All around the Virgin Islands, especially on St. Thomas, the hills in summer are lit up by the brilliant glow of flamboyant trees – so bright that some people call them flame trees. The flowers remain on the trees for several months, providing a long-lasting source of blazing color.
They are not growing wild though. Many are located next to people’s houses, clearly cultivated as beloved friends.
In fact, my husband and I planted several of them ourselves when we built our house.
Since then I have learned that the flamboyant trees (which have the scientific name Delonix regia) are native to Madagascar, an island off the coast of Africa. (Delonix comes from Greek, and refers to the claw-like shape of the large petals.)
These trees have become very popular in many tropical areas around the world, though sadly they are now endangered in Madagascar due to deforestation. How did they get to be so widespread?
The flamboyant tree was first noticed by Europeans in the 1820s. In 1821, a young botanist named Wenzel (or Wenceslaus) Bojer from Bohemia (now the Czech Republic) was sent on an expedition to Mauritius, an island in the Indian Ocean about 700 miles east of Madagascar. The next year he explored Madagascar and collected specimens from the forests, including flamboyant seeds. Presumably, he brought the seeds back to Mauritius, after which they were transported to India in the 1840s, and subsequently shared in other tropical regions.
Eleanor Gibney, an expert on Virgin Islands trees and history, believes that flamboyant trees were probably introduced into this area around the mid-1800s, based on historical Caribbean plant lists. They were recorded as common in West Indian gardens by the 1880s.
However, when I was researching the history of flamboyant trees in the Caribbean, I found a number of sources linking them to Philippe de Longviliers de Poincy, a French governor in the 1600s who was involved with the colonization of St. Kitts, St. Martin, St. Barths and St. Croix. This was quite confusing, and seems to be due to the fact that a smaller, shrub-like tree from the American tropics with similar flowers, Caesalpinia pulcherrima, was called Poinciana, in honor of Poincy. Then when the larger flamboyant tree was discovered later, it was called Royal Poinciana because of its flowers, even though it was unrelated to Caesalpinia pulcherrima or Poincy, and came from a different continent.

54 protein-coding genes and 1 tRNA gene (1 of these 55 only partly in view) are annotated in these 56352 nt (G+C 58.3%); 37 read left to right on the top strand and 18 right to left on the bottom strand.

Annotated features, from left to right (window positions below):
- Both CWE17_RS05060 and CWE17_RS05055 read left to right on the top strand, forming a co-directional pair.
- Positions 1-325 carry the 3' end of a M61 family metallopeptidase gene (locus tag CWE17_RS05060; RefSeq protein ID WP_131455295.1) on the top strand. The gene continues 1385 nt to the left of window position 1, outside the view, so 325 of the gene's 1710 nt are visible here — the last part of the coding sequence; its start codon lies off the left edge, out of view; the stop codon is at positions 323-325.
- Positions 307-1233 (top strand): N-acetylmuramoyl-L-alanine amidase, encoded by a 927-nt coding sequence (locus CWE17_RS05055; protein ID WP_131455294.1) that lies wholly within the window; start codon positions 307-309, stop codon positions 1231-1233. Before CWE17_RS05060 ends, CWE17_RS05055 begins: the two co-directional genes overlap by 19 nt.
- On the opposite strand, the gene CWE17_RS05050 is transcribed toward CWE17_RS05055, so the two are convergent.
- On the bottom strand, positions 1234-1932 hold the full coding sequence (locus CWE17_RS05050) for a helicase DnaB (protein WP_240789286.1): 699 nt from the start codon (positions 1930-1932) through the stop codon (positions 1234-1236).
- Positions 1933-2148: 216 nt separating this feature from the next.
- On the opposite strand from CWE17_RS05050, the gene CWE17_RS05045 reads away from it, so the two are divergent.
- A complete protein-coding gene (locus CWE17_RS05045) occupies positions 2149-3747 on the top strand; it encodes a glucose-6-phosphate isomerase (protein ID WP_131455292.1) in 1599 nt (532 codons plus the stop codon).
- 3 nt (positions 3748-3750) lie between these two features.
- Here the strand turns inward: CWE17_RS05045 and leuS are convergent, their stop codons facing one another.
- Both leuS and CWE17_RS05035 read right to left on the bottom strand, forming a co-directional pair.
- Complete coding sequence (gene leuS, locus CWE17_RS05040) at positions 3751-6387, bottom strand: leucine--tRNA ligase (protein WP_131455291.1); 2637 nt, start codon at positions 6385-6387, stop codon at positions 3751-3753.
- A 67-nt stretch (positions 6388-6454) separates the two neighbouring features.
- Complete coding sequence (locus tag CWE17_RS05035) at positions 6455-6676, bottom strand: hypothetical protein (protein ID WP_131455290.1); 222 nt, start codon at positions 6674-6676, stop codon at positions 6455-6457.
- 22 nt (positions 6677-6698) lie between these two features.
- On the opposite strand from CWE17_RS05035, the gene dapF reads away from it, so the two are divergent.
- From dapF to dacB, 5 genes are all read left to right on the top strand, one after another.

The Caesalpinia pulcherrima was rechristened Dwarf Poinciana, but is more widely known in the Caribbean as the Pride of Barbados.
On St. Thomas, the abundance of flamboyant trees is reportedly due to the enthusiasm of a particular fan, Ariel Melchior, Sr., who was the founder of the Virgin Islands Daily News. The story is that he loved these trees so much that in 1947 he paid local children to collect the seeds. Then he hired his friend Jack Monsanto, who owned a plane and ran an air taxi business, to fly low over St. Thomas and scatter the seeds.
The seed pods are green at first, then become hard and dark brown, up to two feet long. The seeds inside are loose and make a rattling sound when you shake them, so the pods can be used as musical percussion instruments, locally called shack-shacks.
Flamboyant trees do create a lovely, dense canopy in the summer, providing shade for yards and walkways. Things are quite different in the winter months, however. Even though the trees are generally drought-resistant, they are deciduous, regularly shedding their leaves. The bare branches are much less attractive, with only the brown pods still hanging on them.
In the yard, flamboyant trees are also able to keep other plants from growing close to them, so the areas near them and the ground below them also will be bare. The roots can be a problem, too, as they extend quite far horizontally along the ground, and are able to create cracks in sidewalks or other structures, possibly even cisterns.
Flamboyant trees generally live only about 30 years, but there is no question that they put on a fabulous summer show while they last.
Gail Karlsson is an environmental lawyer, writer and photographer – author of The Wild Life in an Island House, plus the guide book Learning About Trees and Plants – A Project of the Unitarian Universalist Fellowship of St. John. See uufstjohn.com/treeproject and gvkarlsson.blogspot.com. Follow her on Instagram @gailkarlsson